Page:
Photo of the Week - November 25, 2013


Early Morning Frost
November 25, 2013

Photo of the Week - November 24, 2013

http://www.micheleburton.com/Weekly/Photo-of-the-Week/12771636_Ehgbc
Pileated Woodpeckers
in my backyard
Dryocopus pileatus


Olympia, WA
November 24, 2013

 Sometimes it is worth doing your chores! As I stood at the kitchen window this afternoon washing the dishes I was taken aback to see two male Pileated Woodpeckers swoop into my backyard and land on a maple tree about ten feet from where I was standing! The two birds poked at the bark and moss, dislodging morsels. As they disappeared above the roof line I moved to another window to get a better view. A quick trip to get the camera; I made these images of them on a tree about 20 feet away. Shortly afterwards, they disappeared into the woods as quickly as they arrived.

What a treat!
http://www.micheleburton.com/Weekly/Photo-of-the-Week/12771636_Ehgbc

Photo of the Week - November 22, 2013

Double-crested Cormorant in flight
Phalacrocorax auritus
Budd Inlet
Olympia, WA
November 22, 2013

There are many joys to living in the Puget Sound region. On this beautiful Fall day, I am reminded of the special relationship we have with the natural environment which surrounds and envelopes us. I spent the morning at the furthest end of North Point, which is the furthest tip of land emerging from downtown Olympia into Budd Inlet. There, I was privileged to see Buffleheads, Hooded mergansers, gulls and a Belted Kingfisher, as well as other birds. I also had a front row seat to the comings and goings of the cormorants.

In Olympia, we see several species of cormorant. Most common are the Double-crested cormorants with their prehistoric yellow bills and glowing green eyes. Their glossy backs are iridescent in the sunlight. Cormorants fly close to the water, nearly skimming the surface. They dive like ducks to feed on fish from the bay.

In addition to their activities of flight and feeding, cormorants also stand watch over the business of the Port. Pairs of birds stood patiently on pilings this morning, watching as workers loaded logs on a large ship destined for Asia. On this day, the hum of nature and the hum of industry merged into a single melody of life on Puget Sound.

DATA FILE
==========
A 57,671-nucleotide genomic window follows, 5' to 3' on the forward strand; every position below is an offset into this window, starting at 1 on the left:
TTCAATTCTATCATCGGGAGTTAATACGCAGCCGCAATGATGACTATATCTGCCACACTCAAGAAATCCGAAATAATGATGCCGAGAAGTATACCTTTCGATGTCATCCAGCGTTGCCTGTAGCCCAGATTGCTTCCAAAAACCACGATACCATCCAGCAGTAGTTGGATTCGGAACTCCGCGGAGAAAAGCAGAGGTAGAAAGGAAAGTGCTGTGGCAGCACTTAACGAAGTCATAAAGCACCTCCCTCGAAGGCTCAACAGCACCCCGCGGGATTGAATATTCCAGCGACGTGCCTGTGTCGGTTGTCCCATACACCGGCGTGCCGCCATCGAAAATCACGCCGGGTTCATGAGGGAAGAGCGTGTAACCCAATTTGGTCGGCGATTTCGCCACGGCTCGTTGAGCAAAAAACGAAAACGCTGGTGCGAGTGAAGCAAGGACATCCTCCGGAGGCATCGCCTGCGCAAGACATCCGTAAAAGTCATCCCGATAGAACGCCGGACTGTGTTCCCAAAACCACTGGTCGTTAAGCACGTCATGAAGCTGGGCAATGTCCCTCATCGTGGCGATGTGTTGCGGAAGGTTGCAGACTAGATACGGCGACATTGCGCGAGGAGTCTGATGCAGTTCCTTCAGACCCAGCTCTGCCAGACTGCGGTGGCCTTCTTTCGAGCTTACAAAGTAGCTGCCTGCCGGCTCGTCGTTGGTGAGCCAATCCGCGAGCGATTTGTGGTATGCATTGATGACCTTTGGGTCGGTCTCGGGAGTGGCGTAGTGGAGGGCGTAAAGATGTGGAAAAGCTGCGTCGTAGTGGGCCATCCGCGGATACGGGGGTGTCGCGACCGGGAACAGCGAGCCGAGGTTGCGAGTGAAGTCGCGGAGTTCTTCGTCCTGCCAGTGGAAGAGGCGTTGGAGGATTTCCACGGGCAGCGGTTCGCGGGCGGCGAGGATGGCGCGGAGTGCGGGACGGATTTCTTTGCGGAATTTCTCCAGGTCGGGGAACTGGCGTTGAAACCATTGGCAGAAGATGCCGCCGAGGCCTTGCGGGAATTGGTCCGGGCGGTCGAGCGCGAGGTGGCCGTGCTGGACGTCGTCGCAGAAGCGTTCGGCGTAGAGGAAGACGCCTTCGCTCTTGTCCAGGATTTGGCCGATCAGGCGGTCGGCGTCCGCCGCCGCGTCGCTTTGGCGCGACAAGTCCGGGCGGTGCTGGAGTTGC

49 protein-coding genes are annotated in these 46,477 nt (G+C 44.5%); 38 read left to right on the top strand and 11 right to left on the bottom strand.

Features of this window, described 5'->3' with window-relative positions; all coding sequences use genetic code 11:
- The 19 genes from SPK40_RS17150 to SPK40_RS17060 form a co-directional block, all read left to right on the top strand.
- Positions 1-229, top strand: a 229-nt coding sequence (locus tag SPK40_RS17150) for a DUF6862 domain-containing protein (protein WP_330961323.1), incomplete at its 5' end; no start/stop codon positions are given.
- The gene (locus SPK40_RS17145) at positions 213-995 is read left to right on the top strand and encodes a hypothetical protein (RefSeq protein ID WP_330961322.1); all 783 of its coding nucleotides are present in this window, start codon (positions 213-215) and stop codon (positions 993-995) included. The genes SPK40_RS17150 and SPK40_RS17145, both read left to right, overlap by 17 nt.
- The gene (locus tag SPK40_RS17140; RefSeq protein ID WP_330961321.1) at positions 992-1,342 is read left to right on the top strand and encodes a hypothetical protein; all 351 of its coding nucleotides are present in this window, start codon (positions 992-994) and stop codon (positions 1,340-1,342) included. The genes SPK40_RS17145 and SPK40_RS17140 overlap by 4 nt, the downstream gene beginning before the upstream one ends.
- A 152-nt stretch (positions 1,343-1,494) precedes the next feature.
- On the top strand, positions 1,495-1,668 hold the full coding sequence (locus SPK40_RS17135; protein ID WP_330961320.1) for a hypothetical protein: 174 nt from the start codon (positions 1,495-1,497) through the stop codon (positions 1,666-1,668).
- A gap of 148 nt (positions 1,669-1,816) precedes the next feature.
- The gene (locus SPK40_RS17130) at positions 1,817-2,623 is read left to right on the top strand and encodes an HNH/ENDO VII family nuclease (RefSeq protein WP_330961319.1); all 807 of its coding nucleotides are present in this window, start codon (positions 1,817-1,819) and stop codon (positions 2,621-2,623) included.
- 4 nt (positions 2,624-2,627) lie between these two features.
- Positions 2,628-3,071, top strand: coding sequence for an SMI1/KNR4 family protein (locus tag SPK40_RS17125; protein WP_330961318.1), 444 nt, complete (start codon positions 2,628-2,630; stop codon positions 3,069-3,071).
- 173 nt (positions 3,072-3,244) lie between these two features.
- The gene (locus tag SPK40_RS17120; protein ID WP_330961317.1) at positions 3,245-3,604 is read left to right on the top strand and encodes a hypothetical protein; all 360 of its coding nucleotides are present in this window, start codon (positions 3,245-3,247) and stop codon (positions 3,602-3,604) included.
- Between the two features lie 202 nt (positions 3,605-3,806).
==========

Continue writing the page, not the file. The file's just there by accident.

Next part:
Photo of the Week - November 6, 2013


Fall Tree Scape
Woodland Park
Seattle, WA
November 6, 2013

Legacy. Stewardship.
Over 100 years ago, the people of Seattle decided they needed parks for the people; open spaces in an increasingly urban environment. Places for recreation. At the time the city's population was 80,671.

According to the Seattle Parks Department web site

"Guy Phinney, who built the first industry on Lake Washington, invested $40,000 in 1889 to develop his residence estate, "Woodland Park". Woodland Park was to have a small zoo near his residence in the southwest portion of the park, a bandstand and paths through the woods to Green Lake (where Phinney built a bathing beach and a boathouse), picnic grounds, and two ballfields. Phinney then built a trolley line from the southwest corner to the Fremont line to Seattle.


In 1900 the City Council bought the park from the estate of Mr. Phinney, in spite of vigorous protests over the price - $100,000 - and complaints that it was "too far out of town"! Another trolley line had been built to connect Seattle with the east and north side of Green Lake, and by 1904 it was extended on around the lake and through Woodland Park on a trestle.
In 1903/1910 the Olmsted Bros. included the development of Woodland Park in their comprehensive parks plan "

Today, Lower Woodland Park is one of several expansive natural areas in the core of urban Seattle. Walkers, dog owners, runners and disc golfers all take a break from fast paced modern life, thanks to the legacy and foresight of Seattle's forefathers.

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